Gay rights could get a voice in the next Republican debate with the announcement that former two-term governor of New Mexico, Gary Johnson, has been added to the lineup.
Although Johnson announced his candidacy in April from New Hampshire, and he was allowed into the first Republican debate in South Carolina, organizers have shut him out ever since because of low poll numbers. Each debate organizer decides at which threshold it will set the bar for entry. Fox and Google are sponsoring the debate in Orlando, Florida, on Thursday, and their rules require hitting 1% in five recent national polls.
"I am bringing forward a voice to the debate that has gone largely unheard thus far and I am convinced that a lot of voters are ready to listen," Johnson said in a statement.
Johnson wasn't asked during the first debate about his views on same-sex marriage (only Ron Paul was asked), but he is on record elsewhere as firmly in the column for marriage equality. When candidates such as Mitt Romney, Michele Bachmann (and later Rick Perry) signed a pledge from the National Organization for Marriage to ban same-sex marriage in the U.S. Constitution, it was Johnson who scolded them.
"If candidates who sign this pledge somehow think they are scoring some points with some core constituency of the Republican Party, they are doing so at the peril of writing off the vast majority of Americans who want no part of this 'pledge' and its offensive language," said Johnson. "The Republican Party cannot afford to have a presidential candidate who condones intolerance, bigotry and the denial of liberty to the citizens of this country. If we nominate such a candidate, we will never capture the White House in 2012."
Johnson advocates for "gay unions" as an extension of personal freedom. "I think the government ought to get out of the marriage business," he told ABC News, echoing libertarian-sounding statements made by Paul. (Watch the interview below.) It's not clear what Johnson would support if it's not an option for the government to stop deciding who is married.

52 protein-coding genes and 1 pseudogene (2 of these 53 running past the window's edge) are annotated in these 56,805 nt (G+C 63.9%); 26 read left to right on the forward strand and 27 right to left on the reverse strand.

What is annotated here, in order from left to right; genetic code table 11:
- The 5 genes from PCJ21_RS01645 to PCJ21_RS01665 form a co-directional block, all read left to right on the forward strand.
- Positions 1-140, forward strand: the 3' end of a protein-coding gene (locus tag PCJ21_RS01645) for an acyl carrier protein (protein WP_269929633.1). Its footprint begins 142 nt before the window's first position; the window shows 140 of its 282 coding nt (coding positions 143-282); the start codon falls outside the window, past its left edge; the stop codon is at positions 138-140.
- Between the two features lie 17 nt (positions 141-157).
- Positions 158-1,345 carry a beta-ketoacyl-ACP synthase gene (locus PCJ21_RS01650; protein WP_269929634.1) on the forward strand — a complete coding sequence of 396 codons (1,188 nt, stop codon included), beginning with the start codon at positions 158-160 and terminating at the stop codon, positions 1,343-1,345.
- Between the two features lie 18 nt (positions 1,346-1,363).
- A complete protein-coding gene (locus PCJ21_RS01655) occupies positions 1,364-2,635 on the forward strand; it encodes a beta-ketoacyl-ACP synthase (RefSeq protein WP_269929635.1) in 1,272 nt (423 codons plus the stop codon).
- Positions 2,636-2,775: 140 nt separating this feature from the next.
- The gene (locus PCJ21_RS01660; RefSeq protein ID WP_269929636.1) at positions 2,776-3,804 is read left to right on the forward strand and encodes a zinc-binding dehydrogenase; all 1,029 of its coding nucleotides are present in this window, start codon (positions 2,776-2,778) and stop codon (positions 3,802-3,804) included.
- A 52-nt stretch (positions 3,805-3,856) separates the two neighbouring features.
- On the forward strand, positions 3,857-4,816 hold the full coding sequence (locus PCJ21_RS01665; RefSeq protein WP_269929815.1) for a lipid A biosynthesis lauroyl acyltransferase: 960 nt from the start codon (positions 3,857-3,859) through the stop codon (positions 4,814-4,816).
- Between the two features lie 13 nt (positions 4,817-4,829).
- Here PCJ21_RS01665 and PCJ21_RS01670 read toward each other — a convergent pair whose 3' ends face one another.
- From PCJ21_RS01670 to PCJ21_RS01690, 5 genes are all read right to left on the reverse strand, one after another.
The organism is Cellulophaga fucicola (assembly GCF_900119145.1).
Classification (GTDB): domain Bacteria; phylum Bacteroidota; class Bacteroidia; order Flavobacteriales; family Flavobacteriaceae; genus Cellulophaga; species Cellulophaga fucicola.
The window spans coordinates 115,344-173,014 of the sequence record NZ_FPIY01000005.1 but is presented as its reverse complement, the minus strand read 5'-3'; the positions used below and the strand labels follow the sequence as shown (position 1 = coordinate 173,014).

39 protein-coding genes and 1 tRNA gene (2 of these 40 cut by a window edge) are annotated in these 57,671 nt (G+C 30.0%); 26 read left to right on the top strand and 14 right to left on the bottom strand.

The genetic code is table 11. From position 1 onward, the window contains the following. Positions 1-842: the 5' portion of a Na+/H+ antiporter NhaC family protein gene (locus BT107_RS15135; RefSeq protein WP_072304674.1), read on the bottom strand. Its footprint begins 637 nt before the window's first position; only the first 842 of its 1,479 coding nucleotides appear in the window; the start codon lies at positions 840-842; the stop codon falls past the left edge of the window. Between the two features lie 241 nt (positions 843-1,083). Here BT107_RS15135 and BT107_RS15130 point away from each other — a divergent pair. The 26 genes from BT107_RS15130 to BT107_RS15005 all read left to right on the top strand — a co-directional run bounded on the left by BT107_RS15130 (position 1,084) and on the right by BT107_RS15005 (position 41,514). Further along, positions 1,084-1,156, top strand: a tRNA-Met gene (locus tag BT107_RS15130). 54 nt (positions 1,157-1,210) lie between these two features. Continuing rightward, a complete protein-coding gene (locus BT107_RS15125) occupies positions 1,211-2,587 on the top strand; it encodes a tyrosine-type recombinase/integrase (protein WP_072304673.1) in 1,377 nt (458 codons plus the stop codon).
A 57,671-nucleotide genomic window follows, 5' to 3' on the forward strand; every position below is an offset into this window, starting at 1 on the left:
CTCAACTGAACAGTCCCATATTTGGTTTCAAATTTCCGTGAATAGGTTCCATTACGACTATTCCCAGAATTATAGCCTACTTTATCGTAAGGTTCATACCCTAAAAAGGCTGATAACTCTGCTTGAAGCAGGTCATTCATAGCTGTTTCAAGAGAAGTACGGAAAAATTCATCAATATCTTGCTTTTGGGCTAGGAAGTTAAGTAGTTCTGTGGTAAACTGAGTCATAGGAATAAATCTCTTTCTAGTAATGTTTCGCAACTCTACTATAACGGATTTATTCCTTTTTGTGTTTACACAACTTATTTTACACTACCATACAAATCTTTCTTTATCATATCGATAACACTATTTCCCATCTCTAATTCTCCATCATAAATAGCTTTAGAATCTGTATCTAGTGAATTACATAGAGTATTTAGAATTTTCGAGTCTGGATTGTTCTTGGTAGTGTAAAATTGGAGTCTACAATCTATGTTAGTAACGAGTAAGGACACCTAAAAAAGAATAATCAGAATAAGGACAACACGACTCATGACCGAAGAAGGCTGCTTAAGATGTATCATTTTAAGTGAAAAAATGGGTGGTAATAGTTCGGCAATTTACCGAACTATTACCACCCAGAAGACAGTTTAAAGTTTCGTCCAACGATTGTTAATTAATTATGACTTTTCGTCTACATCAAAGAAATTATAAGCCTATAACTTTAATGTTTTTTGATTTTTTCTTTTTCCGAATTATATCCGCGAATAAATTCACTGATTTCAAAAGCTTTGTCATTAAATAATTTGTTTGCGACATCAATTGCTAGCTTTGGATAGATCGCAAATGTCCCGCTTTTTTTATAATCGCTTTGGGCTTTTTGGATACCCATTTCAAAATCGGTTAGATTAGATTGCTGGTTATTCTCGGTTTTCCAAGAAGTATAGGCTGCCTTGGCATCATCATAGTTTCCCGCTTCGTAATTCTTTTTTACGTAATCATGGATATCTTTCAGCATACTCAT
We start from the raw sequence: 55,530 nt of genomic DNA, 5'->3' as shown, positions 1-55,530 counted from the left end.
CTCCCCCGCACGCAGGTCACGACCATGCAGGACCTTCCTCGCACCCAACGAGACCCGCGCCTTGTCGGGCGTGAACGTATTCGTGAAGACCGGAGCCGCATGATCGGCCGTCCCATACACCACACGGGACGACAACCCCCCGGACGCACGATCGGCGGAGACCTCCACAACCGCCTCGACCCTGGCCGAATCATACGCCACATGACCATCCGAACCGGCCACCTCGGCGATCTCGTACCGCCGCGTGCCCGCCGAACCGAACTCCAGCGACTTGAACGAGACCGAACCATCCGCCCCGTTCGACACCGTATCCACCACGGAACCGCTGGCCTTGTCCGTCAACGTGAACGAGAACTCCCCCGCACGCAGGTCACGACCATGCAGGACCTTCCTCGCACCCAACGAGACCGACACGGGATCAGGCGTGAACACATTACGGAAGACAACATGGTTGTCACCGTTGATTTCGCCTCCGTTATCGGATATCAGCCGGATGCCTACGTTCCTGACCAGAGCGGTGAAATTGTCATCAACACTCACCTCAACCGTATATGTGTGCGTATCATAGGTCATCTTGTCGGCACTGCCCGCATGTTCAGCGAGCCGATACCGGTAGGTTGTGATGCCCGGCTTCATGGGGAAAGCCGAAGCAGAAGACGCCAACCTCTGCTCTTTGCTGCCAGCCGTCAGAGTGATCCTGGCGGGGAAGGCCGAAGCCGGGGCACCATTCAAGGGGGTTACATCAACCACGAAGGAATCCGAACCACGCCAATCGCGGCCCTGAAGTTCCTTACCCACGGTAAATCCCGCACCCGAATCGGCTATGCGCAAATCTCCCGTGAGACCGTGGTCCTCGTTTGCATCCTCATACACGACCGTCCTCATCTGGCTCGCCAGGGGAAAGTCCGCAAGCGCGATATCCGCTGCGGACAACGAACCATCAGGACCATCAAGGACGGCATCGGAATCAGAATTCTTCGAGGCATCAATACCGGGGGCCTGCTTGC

Johnson is also an advocate of legalizing marijuana so it can be regulated and taxed while helping reduce drug-related violence on the border. He calls for a balanced budget in the first year of his term and threatens to veto anything that goes over budget.
Meanwhile, openly gay presidential candidate Fred Karger still can't get into the debates. Karger sent a letter to Fox and Google earlier this month asking to be let in, claiming he'd met the same threshold as he had the last time Fox held a debate. In that case, he filed a complaint with the Federal Election Commission, which is investigating whether Fox unfairly changed its rules after Karger said he qualified.
Fox said the polls that Karger cited (and continues to cite) were invalid because they were either too old or the pollsters had use the Internet to solicit responses.
Politicoreports that the latest iteration of the Fox rules requires that candidates reach 1% in the last five polls in which their name was included.